Lab 5: Ballistic Launcher Solution

$30.00

Description

Design objectives

  1. To design a ping-pong ball launching device capable of launching a ball into a 30 cm by 30 cm area at least 120 cm from the release point of the device 95% of the time (see Figure 1).

  2. Provide mobility for this device by mounting on a suitably modified two-wheeled robot.

Figure 1. Example map

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Design requirements

The following design requirements must be met:

  • The system must satisfy the design requirements from Lab 4 with respect to localization, with the following exceptions:

o You must follow the (X,Y,θ) convention specific to this lab (refer to Figure 2).

o You are free to use either rising or falling edge localization.

o You are not required to provide a way of

selecting rising or falling edge.

o You do not have to wait for user input after

Figure 2. Robot faces east at

completing ultrasonic or light localization.

90°.

You must allow for the following data to be entered

using either the buttons and LCD display OR an

easily modifiable section in your code:

    1. The coordinates of the Target point (Tx,Ty).

  • Your robot will start in Corner 0 (0,0), localize, and then proceed to a suitable launch point for getting the ball to the specified target point. Note: the launch point chosen must be no closer than 120cm (4 tiles).

  • Your robot must complete its demonstration procedure in a maximum of 5 minutes.

Method

  • Using the kit parts available, build a ping-pong ball launching mechanism. You may also use string and elastic bands, but may not modify any kit parts.

  • Test your device by launching ping-pong balls onto the field or floor tiles with it and measuring their (x, y) landing position relative to some target point (i.e. a nearby grid line intersection):

o Determine the center of the landing positions, , by taking the mean of

the landing positions:

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  1. Then, compute the standard deviation of the landing positions:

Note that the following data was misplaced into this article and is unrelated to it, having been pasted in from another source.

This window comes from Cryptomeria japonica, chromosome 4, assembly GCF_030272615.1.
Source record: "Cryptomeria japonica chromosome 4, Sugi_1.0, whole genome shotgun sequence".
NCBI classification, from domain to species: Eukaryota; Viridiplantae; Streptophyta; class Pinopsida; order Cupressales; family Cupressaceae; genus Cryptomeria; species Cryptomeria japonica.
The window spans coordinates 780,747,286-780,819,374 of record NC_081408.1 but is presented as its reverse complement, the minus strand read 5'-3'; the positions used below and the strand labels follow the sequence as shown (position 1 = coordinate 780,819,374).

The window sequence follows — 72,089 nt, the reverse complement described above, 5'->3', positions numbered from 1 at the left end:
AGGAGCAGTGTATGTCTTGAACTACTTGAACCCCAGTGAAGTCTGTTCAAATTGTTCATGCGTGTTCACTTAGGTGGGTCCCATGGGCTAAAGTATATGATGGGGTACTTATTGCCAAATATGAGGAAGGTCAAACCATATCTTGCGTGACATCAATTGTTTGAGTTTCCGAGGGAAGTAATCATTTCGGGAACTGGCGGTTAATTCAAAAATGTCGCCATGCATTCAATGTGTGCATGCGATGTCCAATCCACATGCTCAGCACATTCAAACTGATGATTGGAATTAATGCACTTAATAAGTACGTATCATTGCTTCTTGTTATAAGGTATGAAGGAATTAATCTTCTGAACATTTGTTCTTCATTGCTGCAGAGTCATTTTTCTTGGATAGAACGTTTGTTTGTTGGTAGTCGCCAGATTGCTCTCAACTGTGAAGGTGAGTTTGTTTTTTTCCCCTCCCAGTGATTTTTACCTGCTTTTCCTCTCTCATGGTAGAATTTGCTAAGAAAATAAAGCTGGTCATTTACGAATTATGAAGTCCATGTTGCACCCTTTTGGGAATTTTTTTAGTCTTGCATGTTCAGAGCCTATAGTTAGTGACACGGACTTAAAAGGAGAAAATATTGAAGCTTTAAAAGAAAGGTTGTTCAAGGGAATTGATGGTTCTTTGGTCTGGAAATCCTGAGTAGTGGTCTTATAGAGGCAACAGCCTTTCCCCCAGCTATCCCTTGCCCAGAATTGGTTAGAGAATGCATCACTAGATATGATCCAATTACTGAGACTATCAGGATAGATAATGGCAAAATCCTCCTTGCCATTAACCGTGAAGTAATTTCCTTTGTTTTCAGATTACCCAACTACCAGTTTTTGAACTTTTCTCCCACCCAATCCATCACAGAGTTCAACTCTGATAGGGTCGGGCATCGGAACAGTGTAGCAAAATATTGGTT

1. If and , then the required 95% success rate is achieved. If not, modify your design and repeat testing.

Demonstration (30 points)

The design must satisfy the requirements by completing the demonstration outlined below.

Design presentation (5 points)

Before demoing the design, your group will be asked some questions for approximately 5 minutes. You will present your design (hardware and software) and answer questions to test your understanding of the lab concepts. Grades will apply to the entire group, although TAs reserve the right to grade individually if they deem it necessary.

You must present your workflow, an overview of the hardware design, and an overview of the software functionality. Visualizing software with graphics such as flowcharts is valuable.

Stationary Launch (10 points)

Manually place your robot at the optimal launch position relative to the target point specified by the TA. Demonstrate your design by launching five (5) ping-pong balls from a distance at least 120 cm from the target tile and hitting the same 30 cm by 30 cm tile each time. Your demo grade will be equal to your success rate (2 points for each ball landing within the target tile). Be sure to record launch position and the point at which the ping-pong ball first hits the ground.

One of the challenges here is determining the landing position of the ball to a reasonable degree of accuracy. Prior to demonstrating in the lab, you should perform experiments to gather enough sample data to yield reliable statistics. You may be asked to present this data as part of your demonstration.

Mobile Launch (15 points)

In this demonstration you will place your robot in Corner 0 and key in (or hard code) the target position specified by the TA. Set up your program to wait for the press of the Center button before localizing and navigating to the computed launch position. Your display should clearly

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show the coordinates of both the launch and target positions before the button is pressed. Once the button is pressed, your robot should proceed to the launch point, stop, issue a long BEEP, and then proceed to launch the ball.

Design your code so that once a ball is launched, the machine stops to allow manual reloading. Pushing the Center button should initiate a pause for 5 seconds (to allow the vehicle to stabilize from the button press) followed by a launch. This process repeats until the program is halted.

As with the stationary launch, your score is determined by your success rate (3 points for each ball landing within the target tile).

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Provided materials

Sample code

No sample code is provided for this lab.